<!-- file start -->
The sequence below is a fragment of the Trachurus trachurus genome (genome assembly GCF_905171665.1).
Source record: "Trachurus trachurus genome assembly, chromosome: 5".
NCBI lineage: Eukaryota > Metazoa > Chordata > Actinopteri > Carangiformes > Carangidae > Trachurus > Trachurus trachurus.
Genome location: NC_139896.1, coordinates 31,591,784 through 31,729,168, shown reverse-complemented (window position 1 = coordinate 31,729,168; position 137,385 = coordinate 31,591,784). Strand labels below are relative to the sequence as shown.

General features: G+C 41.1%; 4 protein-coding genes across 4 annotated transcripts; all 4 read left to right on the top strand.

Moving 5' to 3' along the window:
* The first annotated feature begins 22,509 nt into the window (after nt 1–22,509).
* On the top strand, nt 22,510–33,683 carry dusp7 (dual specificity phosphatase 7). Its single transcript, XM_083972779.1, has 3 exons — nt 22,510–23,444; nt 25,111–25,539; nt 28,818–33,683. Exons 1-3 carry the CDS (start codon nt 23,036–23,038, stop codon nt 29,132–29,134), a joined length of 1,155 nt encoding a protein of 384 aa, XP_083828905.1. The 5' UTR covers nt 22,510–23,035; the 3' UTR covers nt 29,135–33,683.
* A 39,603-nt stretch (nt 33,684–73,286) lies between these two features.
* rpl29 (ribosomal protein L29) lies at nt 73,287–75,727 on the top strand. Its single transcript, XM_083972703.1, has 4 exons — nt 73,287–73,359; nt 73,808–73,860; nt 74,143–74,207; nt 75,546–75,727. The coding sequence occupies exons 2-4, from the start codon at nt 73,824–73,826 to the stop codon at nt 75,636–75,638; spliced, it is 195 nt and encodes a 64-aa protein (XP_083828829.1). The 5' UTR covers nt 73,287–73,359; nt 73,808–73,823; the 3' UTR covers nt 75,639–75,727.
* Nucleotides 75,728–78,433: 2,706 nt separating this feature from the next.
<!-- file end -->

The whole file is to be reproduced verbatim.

The sequence below is a fragment of the Trachurus trachurus genome (genome assembly GCF_905171665.1).
Source record: "Trachurus trachurus genome assembly, chromosome: 5".
NCBI lineage: Eukaryota > Metazoa > Chordata > Actinopteri > Carangiformes > Carangidae > Trachurus > Trachurus trachurus.
Genome location: NC_139896.1, coordinates 31,591,784 through 31,729,168, shown reverse-complemented (window position 1 = coordinate 31,729,168; position 137,385 = coordinate 31,591,784). Strand labels below are relative to the sequence as shown.

General features: G+C 41.1%; 4 protein-coding genes across 4 annotated transcripts; all 4 read left to right on the top strand.

Moving 5' to 3' along the window:
* The first annotated feature begins 22,509 nt into the window (after nt 1–22,509).
* On the top strand, nt 22,510–33,683 carry dusp7 (dual specificity phosphatase 7). Its single transcript, XM_083972779.1, has 3 exons — nt 22,510–23,444; nt 25,111–25,539; nt 28,818–33,683. Exons 1-3 carry the CDS (start codon nt 23,036–23,038, stop codon nt 29,132–29,134), a joined length of 1,155 nt encoding a protein of 384 aa, XP_083828905.1. The 5' UTR covers nt 22,510–23,035; the 3' UTR covers nt 29,135–33,683.
* A 39,603-nt stretch (nt 33,684–73,286) lies between these two features.
* rpl29 (ribosomal protein L29) lies at nt 73,287–75,727 on the top strand. Its single transcript, XM_083972703.1, has 4 exons — nt 73,287–73,359; nt 73,808–73,860; nt 74,143–74,207; nt 75,546–75,727. The coding sequence occupies exons 2-4, from the start codon at nt 73,824–73,826 to the stop codon at nt 75,636–75,638; spliced, it is 195 nt and encodes a 64-aa protein (XP_083828829.1). The 5' UTR covers nt 73,287–73,359; nt 73,808–73,823; the 3' UTR covers nt 75,639–75,727.
* Nucleotides 75,728–78,433: 2,706 nt separating this feature from the next.